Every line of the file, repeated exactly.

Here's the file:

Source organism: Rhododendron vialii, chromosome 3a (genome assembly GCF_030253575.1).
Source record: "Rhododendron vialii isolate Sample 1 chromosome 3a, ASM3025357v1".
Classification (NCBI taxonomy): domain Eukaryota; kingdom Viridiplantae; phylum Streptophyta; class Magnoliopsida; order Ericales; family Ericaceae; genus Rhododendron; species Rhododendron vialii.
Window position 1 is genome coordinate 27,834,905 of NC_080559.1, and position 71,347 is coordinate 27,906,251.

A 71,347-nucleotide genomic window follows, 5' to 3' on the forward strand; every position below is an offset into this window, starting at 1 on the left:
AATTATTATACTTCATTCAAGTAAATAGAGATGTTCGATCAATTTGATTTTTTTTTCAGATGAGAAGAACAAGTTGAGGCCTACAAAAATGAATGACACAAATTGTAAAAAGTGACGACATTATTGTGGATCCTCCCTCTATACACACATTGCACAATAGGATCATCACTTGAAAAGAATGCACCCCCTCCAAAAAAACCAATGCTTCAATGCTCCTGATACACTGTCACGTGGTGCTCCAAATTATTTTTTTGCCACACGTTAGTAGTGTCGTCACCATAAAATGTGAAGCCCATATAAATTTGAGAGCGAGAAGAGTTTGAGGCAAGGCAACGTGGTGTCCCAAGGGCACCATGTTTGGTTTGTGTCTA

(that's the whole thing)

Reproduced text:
Source organism: Rhododendron vialii, chromosome 3a (genome assembly GCF_030253575.1).
Source record: "Rhododendron vialii isolate Sample 1 chromosome 3a, ASM3025357v1".
Classification (NCBI taxonomy): domain Eukaryota; kingdom Viridiplantae; phylum Streptophyta; class Magnoliopsida; order Ericales; family Ericaceae; genus Rhododendron; species Rhododendron vialii.
Window position 1 is genome coordinate 27,834,905 of NC_080559.1, and position 71,347 is coordinate 27,906,251.

A 71,347-nucleotide genomic window follows, 5' to 3' on the forward strand; every position below is an offset into this window, starting at 1 on the left:
AATTATTATACTTCATTCAAGTAAATAGAGATGTTCGATCAATTTGATTTTTTTTTCAGATGAGAAGAACAAGTTGAGGCCTACAAAAATGAATGACACAAATTGTAAAAAGTGACGACATTATTGTGGATCCTCCCTCTATACACACATTGCACAATAGGATCATCACTTGAAAAGAATGCACCCCCTCCAAAAAAACCAATGCTTCAATGCTCCTGATACACTGTCACGTGGTGCTCCAAATTATTTTTTTGCCACACGTTAGTAGTGTCGTCACCATAAAATGTGAAGCCCATATAAATTTGAGAGCGAGAAGAGTTTGAGGCAAGGCAACGTGGTGTCCCAAGGGCACCATGTTTGGTTTGTGTCTA